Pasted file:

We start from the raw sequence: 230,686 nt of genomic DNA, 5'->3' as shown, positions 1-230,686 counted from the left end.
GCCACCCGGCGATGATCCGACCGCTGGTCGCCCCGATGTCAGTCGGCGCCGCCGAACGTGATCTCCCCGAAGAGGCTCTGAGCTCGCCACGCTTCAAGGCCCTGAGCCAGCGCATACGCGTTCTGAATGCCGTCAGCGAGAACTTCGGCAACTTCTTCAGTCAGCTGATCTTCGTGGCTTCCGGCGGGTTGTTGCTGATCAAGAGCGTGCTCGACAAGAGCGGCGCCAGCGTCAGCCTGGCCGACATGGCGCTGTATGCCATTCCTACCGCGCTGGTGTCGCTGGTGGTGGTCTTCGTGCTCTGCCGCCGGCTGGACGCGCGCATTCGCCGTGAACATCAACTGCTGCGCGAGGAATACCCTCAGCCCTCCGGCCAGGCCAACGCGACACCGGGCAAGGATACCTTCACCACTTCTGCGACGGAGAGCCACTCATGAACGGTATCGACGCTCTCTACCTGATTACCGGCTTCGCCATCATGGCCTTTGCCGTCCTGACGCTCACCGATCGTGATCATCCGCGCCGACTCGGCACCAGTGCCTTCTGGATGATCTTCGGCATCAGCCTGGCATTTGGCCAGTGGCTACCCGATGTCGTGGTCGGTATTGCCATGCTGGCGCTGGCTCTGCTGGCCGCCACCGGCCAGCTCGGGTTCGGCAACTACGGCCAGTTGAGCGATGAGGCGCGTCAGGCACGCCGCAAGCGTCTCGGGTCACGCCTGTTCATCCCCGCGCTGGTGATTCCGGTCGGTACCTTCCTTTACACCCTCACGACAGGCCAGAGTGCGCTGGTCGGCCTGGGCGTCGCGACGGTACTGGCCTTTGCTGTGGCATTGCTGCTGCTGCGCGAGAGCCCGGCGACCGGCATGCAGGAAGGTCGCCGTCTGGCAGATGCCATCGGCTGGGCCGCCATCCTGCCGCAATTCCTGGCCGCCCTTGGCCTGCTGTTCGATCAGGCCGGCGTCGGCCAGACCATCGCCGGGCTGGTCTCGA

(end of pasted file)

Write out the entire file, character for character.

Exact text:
We start from the raw sequence: 230,686 nt of genomic DNA, 5'->3' as shown, positions 1-230,686 counted from the left end.
GCCACCCGGCGATGATCCGACCGCTGGTCGCCCCGATGTCAGTCGGCGCCGCCGAACGTGATCTCCCCGAAGAGGCTCTGAGCTCGCCACGCTTCAAGGCCCTGAGCCAGCGCATACGCGTTCTGAATGCCGTCAGCGAGAACTTCGGCAACTTCTTCAGTCAGCTGATCTTCGTGGCTTCCGGCGGGTTGTTGCTGATCAAGAGCGTGCTCGACAAGAGCGGCGCCAGCGTCAGCCTGGCCGACATGGCGCTGTATGCCATTCCTACCGCGCTGGTGTCGCTGGTGGTGGTCTTCGTGCTCTGCCGCCGGCTGGACGCGCGCATTCGCCGTGAACATCAACTGCTGCGCGAGGAATACCCTCAGCCCTCCGGCCAGGCCAACGCGACACCGGGCAAGGATACCTTCACCACTTCTGCGACGGAGAGCCACTCATGAACGGTATCGACGCTCTCTACCTGATTACCGGCTTCGCCATCATGGCCTTTGCCGTCCTGACGCTCACCGATCGTGATCATCCGCGCCGACTCGGCACCAGTGCCTTCTGGATGATCTTCGGCATCAGCCTGGCATTTGGCCAGTGGCTACCCGATGTCGTGGTCGGTATTGCCATGCTGGCGCTGGCTCTGCTGGCCGCCACCGGCCAGCTCGGGTTCGGCAACTACGGCCAGTTGAGCGATGAGGCGCGTCAGGCACGCCGCAAGCGTCTCGGGTCACGCCTGTTCATCCCCGCGCTGGTGATTCCGGTCGGTACCTTCCTTTACACCCTCACGACAGGCCAGAGTGCGCTGGTCGGCCTGGGCGTCGCGACGGTACTGGCCTTTGCTGTGGCATTGCTGCTGCTGCGCGAGAGCCCGGCGACCGGCATGCAGGAAGGTCGCCGTCTGGCAGATGCCATCGGCTGGGCCGCCATCCTGCCGCAATTCCTGGCCGCCCTTGGCCTGCTGTTCGATCAGGCCGGCGTCGGCCAGACCATCGCCGGGCTGGTCTCGA